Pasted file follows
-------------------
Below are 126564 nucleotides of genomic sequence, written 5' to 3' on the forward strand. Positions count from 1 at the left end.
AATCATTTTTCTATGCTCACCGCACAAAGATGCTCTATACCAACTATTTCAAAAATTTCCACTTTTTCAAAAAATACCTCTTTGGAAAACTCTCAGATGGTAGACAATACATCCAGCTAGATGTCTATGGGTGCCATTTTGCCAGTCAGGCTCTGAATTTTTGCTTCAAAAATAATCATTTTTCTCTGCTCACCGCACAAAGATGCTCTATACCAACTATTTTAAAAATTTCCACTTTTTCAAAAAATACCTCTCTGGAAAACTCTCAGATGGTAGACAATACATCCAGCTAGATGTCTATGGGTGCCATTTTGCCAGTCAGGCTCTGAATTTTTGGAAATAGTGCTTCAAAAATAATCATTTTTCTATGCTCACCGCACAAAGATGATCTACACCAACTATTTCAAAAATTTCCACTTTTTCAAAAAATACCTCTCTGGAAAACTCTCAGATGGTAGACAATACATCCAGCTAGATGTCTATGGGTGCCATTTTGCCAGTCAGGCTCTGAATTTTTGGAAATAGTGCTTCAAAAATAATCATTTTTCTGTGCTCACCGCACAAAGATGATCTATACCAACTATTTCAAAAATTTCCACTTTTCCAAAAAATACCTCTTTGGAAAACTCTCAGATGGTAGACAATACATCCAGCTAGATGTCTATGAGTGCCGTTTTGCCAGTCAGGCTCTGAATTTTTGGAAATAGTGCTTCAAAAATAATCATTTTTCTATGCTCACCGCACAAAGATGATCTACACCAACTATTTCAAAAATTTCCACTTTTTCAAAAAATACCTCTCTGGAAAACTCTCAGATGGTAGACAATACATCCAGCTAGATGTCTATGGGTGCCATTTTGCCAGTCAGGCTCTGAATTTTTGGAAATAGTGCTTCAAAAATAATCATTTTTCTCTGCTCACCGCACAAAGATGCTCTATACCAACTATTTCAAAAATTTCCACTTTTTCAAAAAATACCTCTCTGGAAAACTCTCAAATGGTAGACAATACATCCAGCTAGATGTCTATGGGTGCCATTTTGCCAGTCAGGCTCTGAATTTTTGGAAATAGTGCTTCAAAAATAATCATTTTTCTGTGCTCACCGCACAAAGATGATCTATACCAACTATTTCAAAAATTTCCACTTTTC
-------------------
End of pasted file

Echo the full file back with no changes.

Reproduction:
Below are 126564 nucleotides of genomic sequence, written 5' to 3' on the forward strand. Positions count from 1 at the left end.
AATCATTTTTCTATGCTCACCGCACAAAGATGCTCTATACCAACTATTTCAAAAATTTCCACTTTTTCAAAAAATACCTCTTTGGAAAACTCTCAGATGGTAGACAATACATCCAGCTAGATGTCTATGGGTGCCATTTTGCCAGTCAGGCTCTGAATTTTTGCTTCAAAAATAATCATTTTTCTCTGCTCACCGCACAAAGATGCTCTATACCAACTATTTTAAAAATTTCCACTTTTTCAAAAAATACCTCTCTGGAAAACTCTCAGATGGTAGACAATACATCCAGCTAGATGTCTATGGGTGCCATTTTGCCAGTCAGGCTCTGAATTTTTGGAAATAGTGCTTCAAAAATAATCATTTTTCTATGCTCACCGCACAAAGATGATCTACACCAACTATTTCAAAAATTTCCACTTTTTCAAAAAATACCTCTCTGGAAAACTCTCAGATGGTAGACAATACATCCAGCTAGATGTCTATGGGTGCCATTTTGCCAGTCAGGCTCTGAATTTTTGGAAATAGTGCTTCAAAAATAATCATTTTTCTGTGCTCACCGCACAAAGATGATCTATACCAACTATTTCAAAAATTTCCACTTTTCCAAAAAATACCTCTTTGGAAAACTCTCAGATGGTAGACAATACATCCAGCTAGATGTCTATGAGTGCCGTTTTGCCAGTCAGGCTCTGAATTTTTGGAAATAGTGCTTCAAAAATAATCATTTTTCTATGCTCACCGCACAAAGATGATCTACACCAACTATTTCAAAAATTTCCACTTTTTCAAAAAATACCTCTCTGGAAAACTCTCAGATGGTAGACAATACATCCAGCTAGATGTCTATGGGTGCCATTTTGCCAGTCAGGCTCTGAATTTTTGGAAATAGTGCTTCAAAAATAATCATTTTTCTCTGCTCACCGCACAAAGATGCTCTATACCAACTATTTCAAAAATTTCCACTTTTTCAAAAAATACCTCTCTGGAAAACTCTCAAATGGTAGACAATACATCCAGCTAGATGTCTATGGGTGCCATTTTGCCAGTCAGGCTCTGAATTTTTGGAAATAGTGCTTCAAAAATAATCATTTTTCTGTGCTCACCGCACAAAGATGATCTATACCAACTATTTCAAAAATTTCCACTTTTC